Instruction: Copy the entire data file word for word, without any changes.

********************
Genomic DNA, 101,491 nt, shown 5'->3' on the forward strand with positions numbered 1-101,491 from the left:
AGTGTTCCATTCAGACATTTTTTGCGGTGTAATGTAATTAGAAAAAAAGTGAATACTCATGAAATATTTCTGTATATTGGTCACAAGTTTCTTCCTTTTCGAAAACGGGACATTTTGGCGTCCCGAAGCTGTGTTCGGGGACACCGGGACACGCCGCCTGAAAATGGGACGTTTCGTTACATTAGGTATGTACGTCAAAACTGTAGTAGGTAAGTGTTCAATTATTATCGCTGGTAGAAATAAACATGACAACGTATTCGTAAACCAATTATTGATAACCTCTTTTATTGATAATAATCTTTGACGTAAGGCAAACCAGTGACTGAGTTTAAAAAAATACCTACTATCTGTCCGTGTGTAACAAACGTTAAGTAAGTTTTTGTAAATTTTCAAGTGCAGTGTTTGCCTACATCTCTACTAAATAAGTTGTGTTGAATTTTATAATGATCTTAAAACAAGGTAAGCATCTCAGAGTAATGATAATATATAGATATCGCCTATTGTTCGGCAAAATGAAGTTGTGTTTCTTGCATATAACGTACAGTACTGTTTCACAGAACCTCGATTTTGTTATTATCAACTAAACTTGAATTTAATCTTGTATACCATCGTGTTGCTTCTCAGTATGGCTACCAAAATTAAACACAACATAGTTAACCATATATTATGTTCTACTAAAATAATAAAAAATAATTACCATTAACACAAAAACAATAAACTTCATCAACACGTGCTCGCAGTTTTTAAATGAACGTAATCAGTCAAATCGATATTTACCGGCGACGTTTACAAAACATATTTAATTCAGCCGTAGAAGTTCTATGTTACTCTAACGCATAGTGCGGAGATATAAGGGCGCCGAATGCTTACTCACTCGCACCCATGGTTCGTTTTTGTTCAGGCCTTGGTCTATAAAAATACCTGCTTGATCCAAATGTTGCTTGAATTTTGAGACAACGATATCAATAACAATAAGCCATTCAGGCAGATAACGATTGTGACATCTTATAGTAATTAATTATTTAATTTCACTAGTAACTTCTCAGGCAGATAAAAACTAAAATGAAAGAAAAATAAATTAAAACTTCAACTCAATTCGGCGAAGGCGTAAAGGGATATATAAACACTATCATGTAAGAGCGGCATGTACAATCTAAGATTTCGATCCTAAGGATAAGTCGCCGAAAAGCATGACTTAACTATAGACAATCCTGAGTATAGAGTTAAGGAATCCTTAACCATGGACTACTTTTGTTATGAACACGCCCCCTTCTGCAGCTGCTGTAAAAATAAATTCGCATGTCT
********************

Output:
Genomic DNA, 101,491 nt, shown 5'->3' on the forward strand with positions numbered 1-101,491 from the left:
AGTGTTCCATTCAGACATTTTTTGCGGTGTAATGTAATTAGAAAAAAAGTGAATACTCATGAAATATTTCTGTATATTGGTCACAAGTTTCTTCCTTTTCGAAAACGGGACATTTTGGCGTCCCGAAGCTGTGTTCGGGGACACCGGGACACGCCGCCTGAAAATGGGACGTTTCGTTACATTAGGTATGTACGTCAAAACTGTAGTAGGTAAGTGTTCAATTATTATCGCTGGTAGAAATAAACATGACAACGTATTCGTAAACCAATTATTGATAACCTCTTTTATTGATAATAATCTTTGACGTAAGGCAAACCAGTGACTGAGTTTAAAAAAATACCTACTATCTGTCCGTGTGTAACAAACGTTAAGTAAGTTTTTGTAAATTTTCAAGTGCAGTGTTTGCCTACATCTCTACTAAATAAGTTGTGTTGAATTTTATAATGATCTTAAAACAAGGTAAGCATCTCAGAGTAATGATAATATATAGATATCGCCTATTGTTCGGCAAAATGAAGTTGTGTTTCTTGCATATAACGTACAGTACTGTTTCACAGAACCTCGATTTTGTTATTATCAACTAAACTTGAATTTAATCTTGTATACCATCGTGTTGCTTCTCAGTATGGCTACCAAAATTAAACACAACATAGTTAACCATATATTATGTTCTACTAAAATAATAAAAAATAATTACCATTAACACAAAAACAATAAACTTCATCAACACGTGCTCGCAGTTTTTAAATGAACGTAATCAGTCAAATCGATATTTACCGGCGACGTTTACAAAACATATTTAATTCAGCCGTAGAAGTTCTATGTTACTCTAACGCATAGTGCGGAGATATAAGGGCGCCGAATGCTTACTCACTCGCACCCATGGTTCGTTTTTGTTCAGGCCTTGGTCTATAAAAATACCTGCTTGATCCAAATGTTGCTTGAATTTTGAGACAACGATATCAATAACAATAAGCCATTCAGGCAGATAACGATTGTGACATCTTATAGTAATTAATTATTTAATTTCACTAGTAACTTCTCAGGCAGATAAAAACTAAAATGAAAGAAAAATAAATTAAAACTTCAACTCAATTCGGCGAAGGCGTAAAGGGATATATAAACACTATCATGTAAGAGCGGCATGTACAATCTAAGATTTCGATCCTAAGGATAAGTCGCCGAAAAGCATGACTTAACTATAGACAATCCTGAGTATAGAGTTAAGGAATCCTTAACCATGGACTACTTTTGTTATGAACACGCCCCCTTCTGCAGCTGCTGTAAAAATAAATTCGCATGTCT